The Google Economy — The Wikipedia Entry

I’m rather passionate about the Google Economy, so it shouldn’t be too much of a surprise to learn that I just wrote about it in my first ever Wikipedia entry.

Here it is:

http://en.wikipedia.org/wiki/Google_economy

“Google Economy” identifies the concept that the value of a resource can be determined by the way that resource is linked to other resources. It is more complex than search ranking, and broader than interlinked web pages, though it draws meaning from both.

The Internet and World Wide Web have emphasized the role of the citation as a means of identifying the value of a resource. The structure of the print publishing world imposes strict limits on what information is promoted and distributed, but the web imposes much lower barriers to ‘publication,’ eliminating the old-media filters that information consumers once depended on to identify worthy information. Internet Search engines were developed to help navigate the growing number of web pages, but their results could not represent the value of individual pages until Google‘s Larry Page and Sergey Brin started to apply the concept of citation analysis that was developed in the 1950s by Dr. Eugene Garfield at the University of Pennsylvania. Today, Google’s PageRank weighs heavily on citation analysis among the more than 150 criteria evaluated.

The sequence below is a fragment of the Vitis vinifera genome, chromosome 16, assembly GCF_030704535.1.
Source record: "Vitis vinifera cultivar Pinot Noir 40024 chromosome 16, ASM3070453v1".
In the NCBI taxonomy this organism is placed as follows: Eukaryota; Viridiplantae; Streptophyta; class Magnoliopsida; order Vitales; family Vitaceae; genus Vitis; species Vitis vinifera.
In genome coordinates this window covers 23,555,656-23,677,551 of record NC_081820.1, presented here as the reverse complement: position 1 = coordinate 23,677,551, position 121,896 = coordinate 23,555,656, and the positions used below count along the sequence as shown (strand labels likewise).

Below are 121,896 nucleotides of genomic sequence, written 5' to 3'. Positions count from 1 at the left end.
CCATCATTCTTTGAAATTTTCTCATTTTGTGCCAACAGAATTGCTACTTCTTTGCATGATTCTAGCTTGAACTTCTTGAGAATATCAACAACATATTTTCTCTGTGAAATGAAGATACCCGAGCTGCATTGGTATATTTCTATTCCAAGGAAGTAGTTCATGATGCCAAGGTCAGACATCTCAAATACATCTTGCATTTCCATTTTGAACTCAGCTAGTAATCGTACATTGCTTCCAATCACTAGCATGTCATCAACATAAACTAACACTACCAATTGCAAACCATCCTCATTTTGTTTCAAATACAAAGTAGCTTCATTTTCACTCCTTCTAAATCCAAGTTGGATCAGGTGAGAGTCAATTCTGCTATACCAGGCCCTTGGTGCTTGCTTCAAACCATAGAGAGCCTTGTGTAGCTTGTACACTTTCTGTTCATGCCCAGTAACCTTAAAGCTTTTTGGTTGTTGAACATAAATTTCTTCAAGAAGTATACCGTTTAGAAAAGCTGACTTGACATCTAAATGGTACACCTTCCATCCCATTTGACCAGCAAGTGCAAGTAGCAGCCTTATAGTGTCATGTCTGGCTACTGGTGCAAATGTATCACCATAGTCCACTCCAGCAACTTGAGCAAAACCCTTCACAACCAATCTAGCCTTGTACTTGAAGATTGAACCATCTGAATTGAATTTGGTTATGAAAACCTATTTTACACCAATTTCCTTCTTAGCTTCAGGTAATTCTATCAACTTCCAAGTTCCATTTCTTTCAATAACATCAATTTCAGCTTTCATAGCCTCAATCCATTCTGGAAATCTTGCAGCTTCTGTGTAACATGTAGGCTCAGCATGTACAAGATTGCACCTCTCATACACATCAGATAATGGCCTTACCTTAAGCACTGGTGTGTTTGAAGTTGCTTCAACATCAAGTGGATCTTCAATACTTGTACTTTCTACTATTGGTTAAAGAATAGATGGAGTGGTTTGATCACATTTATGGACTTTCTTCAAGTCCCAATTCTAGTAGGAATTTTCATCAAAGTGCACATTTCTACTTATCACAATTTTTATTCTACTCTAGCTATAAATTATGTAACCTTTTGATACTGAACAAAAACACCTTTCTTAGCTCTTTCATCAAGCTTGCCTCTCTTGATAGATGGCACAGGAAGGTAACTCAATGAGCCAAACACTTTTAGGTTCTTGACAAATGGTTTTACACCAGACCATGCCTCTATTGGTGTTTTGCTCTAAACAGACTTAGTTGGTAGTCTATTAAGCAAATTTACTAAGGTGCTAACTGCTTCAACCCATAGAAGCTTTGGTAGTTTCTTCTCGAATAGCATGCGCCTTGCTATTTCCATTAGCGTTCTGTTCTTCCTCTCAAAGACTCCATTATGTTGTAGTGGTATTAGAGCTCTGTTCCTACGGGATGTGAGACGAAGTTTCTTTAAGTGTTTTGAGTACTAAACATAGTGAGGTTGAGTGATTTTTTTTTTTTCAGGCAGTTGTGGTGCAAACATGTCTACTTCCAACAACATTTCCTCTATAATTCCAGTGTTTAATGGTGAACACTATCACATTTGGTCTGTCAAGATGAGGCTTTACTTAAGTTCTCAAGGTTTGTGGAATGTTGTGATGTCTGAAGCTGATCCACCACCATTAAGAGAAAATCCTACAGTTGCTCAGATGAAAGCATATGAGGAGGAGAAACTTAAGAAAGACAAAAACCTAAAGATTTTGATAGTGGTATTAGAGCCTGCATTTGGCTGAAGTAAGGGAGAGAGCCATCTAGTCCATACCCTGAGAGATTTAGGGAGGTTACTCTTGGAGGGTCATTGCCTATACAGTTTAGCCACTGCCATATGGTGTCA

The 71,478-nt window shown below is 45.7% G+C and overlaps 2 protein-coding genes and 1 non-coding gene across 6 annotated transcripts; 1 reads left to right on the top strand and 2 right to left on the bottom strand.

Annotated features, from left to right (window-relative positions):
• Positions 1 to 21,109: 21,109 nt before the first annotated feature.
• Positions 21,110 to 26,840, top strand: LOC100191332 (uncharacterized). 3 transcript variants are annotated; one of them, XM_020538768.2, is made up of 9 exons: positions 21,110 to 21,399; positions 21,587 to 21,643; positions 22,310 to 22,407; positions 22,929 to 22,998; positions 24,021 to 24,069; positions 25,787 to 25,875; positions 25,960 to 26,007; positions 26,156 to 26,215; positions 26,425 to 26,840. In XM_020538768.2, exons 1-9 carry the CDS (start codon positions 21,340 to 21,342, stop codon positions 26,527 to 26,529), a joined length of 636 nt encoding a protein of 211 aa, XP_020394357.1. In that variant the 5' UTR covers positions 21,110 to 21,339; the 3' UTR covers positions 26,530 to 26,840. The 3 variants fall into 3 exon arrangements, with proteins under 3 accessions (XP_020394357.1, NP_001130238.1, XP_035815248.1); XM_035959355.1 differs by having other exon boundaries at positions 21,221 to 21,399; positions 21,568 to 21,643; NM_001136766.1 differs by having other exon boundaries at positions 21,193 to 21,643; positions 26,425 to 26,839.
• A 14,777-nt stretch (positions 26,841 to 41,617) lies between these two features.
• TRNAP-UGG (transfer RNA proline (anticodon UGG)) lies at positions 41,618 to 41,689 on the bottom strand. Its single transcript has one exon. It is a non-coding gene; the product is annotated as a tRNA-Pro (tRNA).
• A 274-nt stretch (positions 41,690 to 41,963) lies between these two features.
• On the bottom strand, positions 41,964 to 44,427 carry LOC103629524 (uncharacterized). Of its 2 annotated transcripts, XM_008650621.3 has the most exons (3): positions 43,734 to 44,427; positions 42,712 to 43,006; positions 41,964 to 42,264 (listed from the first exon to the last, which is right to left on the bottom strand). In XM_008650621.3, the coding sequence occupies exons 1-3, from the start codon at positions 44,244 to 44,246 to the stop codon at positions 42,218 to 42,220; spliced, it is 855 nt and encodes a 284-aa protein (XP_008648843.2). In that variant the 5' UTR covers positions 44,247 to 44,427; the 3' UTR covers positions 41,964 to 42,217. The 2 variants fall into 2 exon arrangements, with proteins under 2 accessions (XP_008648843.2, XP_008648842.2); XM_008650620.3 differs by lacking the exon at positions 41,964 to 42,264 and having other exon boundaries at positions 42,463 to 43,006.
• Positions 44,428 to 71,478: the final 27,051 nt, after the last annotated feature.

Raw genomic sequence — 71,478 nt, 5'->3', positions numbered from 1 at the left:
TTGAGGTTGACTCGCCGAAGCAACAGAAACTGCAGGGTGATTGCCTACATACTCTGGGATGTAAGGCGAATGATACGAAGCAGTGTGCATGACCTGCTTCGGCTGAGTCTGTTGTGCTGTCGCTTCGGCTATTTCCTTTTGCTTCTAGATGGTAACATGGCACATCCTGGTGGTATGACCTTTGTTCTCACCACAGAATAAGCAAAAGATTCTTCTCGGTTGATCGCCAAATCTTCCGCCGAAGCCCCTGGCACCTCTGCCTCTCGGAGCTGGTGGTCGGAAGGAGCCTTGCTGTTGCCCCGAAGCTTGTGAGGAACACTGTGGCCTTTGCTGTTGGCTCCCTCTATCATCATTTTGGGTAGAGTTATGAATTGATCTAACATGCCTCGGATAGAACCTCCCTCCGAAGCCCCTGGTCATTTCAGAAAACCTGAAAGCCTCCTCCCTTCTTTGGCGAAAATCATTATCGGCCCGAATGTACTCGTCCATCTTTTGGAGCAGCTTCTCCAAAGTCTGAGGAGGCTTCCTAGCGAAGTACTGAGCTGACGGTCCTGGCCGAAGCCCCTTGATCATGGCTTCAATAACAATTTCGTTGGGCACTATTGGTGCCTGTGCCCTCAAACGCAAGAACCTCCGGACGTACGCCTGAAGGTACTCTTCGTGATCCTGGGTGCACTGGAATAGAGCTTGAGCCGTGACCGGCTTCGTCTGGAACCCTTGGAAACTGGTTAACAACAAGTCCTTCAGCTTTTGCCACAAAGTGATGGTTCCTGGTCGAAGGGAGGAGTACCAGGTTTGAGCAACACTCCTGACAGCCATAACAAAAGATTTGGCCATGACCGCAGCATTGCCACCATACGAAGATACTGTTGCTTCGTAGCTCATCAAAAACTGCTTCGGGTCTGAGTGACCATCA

The result is that the PageRank of any single web page is highly dependent on the number of web pages that link to it (and their PageRank). The highest ranked pages appear at the top of the search results page. The financial implication for commercial web sites are obvious (and often exploited), but there are serious implications for non-commercial content as well. A person doing any research on the web will find his or her results heavily influenced by PageRank-style ranking. Accurate and correct information that is poorly linked will have lower ranking than incorrect or misleading information that is better linked. Because many of the most authoritative information sources — examples: medical journals, the Oxford English Dictionary — are subscription services, their content is not available for indexing by search engines, and by extension, to those using search engines for research.

Even among free services — many library catalogs, for instance — it can be difficult to index the information because of technical obstacles like dynamic URLs that make it difficult to deep link to content or explicit prohibitions in the robots.txt. The result is that a person searching for a book is far more likely to find the Amazon.com catalog page or blog posts discussing the book long before they will find any library offering the book for loan.
As with market economies, the Google Economy is subject to uncertainties, fluctuation, and occasional manipulation. Manipulators do so, however, at serious risk, as search engines have been known to blacklist them from results pages. Further, search engine engineers continue to refine ranking criteria to deliver quality search results. In general, however, there are three rules for full participation in the Google Economy:

  • Linking must be possible
  • Linking must be desirable
  • Linking must be measurable

External links

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